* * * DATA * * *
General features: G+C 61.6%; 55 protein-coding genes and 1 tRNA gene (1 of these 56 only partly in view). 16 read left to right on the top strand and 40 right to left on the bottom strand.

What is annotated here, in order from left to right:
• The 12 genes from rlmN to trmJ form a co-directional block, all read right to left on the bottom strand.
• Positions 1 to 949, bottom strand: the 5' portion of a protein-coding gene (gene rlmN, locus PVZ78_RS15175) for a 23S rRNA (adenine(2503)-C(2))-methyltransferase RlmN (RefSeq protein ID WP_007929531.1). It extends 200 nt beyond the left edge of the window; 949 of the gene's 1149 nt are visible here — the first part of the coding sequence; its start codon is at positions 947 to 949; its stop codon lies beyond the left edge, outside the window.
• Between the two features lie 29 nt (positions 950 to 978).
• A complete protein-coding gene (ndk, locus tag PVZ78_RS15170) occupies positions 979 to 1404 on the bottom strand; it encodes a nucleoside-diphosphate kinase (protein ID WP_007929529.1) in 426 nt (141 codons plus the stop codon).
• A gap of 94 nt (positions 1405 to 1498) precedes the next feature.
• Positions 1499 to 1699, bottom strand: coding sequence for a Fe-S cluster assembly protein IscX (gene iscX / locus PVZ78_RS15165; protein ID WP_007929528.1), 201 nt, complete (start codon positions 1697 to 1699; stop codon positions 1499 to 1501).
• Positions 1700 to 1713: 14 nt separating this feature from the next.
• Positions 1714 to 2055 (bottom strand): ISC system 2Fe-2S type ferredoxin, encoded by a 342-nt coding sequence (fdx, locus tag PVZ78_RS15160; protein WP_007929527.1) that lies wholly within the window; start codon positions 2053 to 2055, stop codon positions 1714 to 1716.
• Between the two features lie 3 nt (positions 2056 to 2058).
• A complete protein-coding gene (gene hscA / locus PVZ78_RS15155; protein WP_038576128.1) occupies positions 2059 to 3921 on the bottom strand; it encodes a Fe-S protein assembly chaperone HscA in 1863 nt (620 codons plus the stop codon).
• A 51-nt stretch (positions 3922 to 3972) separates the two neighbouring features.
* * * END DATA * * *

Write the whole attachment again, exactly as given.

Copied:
General features: G+C 61.6%; 55 protein-coding genes and 1 tRNA gene (1 of these 56 only partly in view). 16 read left to right on the top strand and 40 right to left on the bottom strand.

What is annotated here, in order from left to right:
• The 12 genes from rlmN to trmJ form a co-directional block, all read right to left on the bottom strand.
• Positions 1 to 949, bottom strand: the 5' portion of a protein-coding gene (gene rlmN, locus PVZ78_RS15175) for a 23S rRNA (adenine(2503)-C(2))-methyltransferase RlmN (RefSeq protein ID WP_007929531.1). It extends 200 nt beyond the left edge of the window; 949 of the gene's 1149 nt are visible here — the first part of the coding sequence; its start codon is at positions 947 to 949; its stop codon lies beyond the left edge, outside the window.
• Between the two features lie 29 nt (positions 950 to 978).
• A complete protein-coding gene (ndk, locus tag PVZ78_RS15170) occupies positions 979 to 1404 on the bottom strand; it encodes a nucleoside-diphosphate kinase (protein ID WP_007929529.1) in 426 nt (141 codons plus the stop codon).
• A gap of 94 nt (positions 1405 to 1498) precedes the next feature.
• Positions 1499 to 1699, bottom strand: coding sequence for a Fe-S cluster assembly protein IscX (gene iscX / locus PVZ78_RS15165; protein ID WP_007929528.1), 201 nt, complete (start codon positions 1697 to 1699; stop codon positions 1499 to 1501).
• Positions 1700 to 1713: 14 nt separating this feature from the next.
• Positions 1714 to 2055 (bottom strand): ISC system 2Fe-2S type ferredoxin, encoded by a 342-nt coding sequence (fdx, locus tag PVZ78_RS15160; protein WP_007929527.1) that lies wholly within the window; start codon positions 2053 to 2055, stop codon positions 1714 to 1716.
• Between the two features lie 3 nt (positions 2056 to 2058).
• A complete protein-coding gene (gene hscA / locus PVZ78_RS15155; protein WP_038576128.1) occupies positions 2059 to 3921 on the bottom strand; it encodes a Fe-S protein assembly chaperone HscA in 1863 nt (620 codons plus the stop codon).
• A 51-nt stretch (positions 3922 to 3972) separates the two neighbouring features.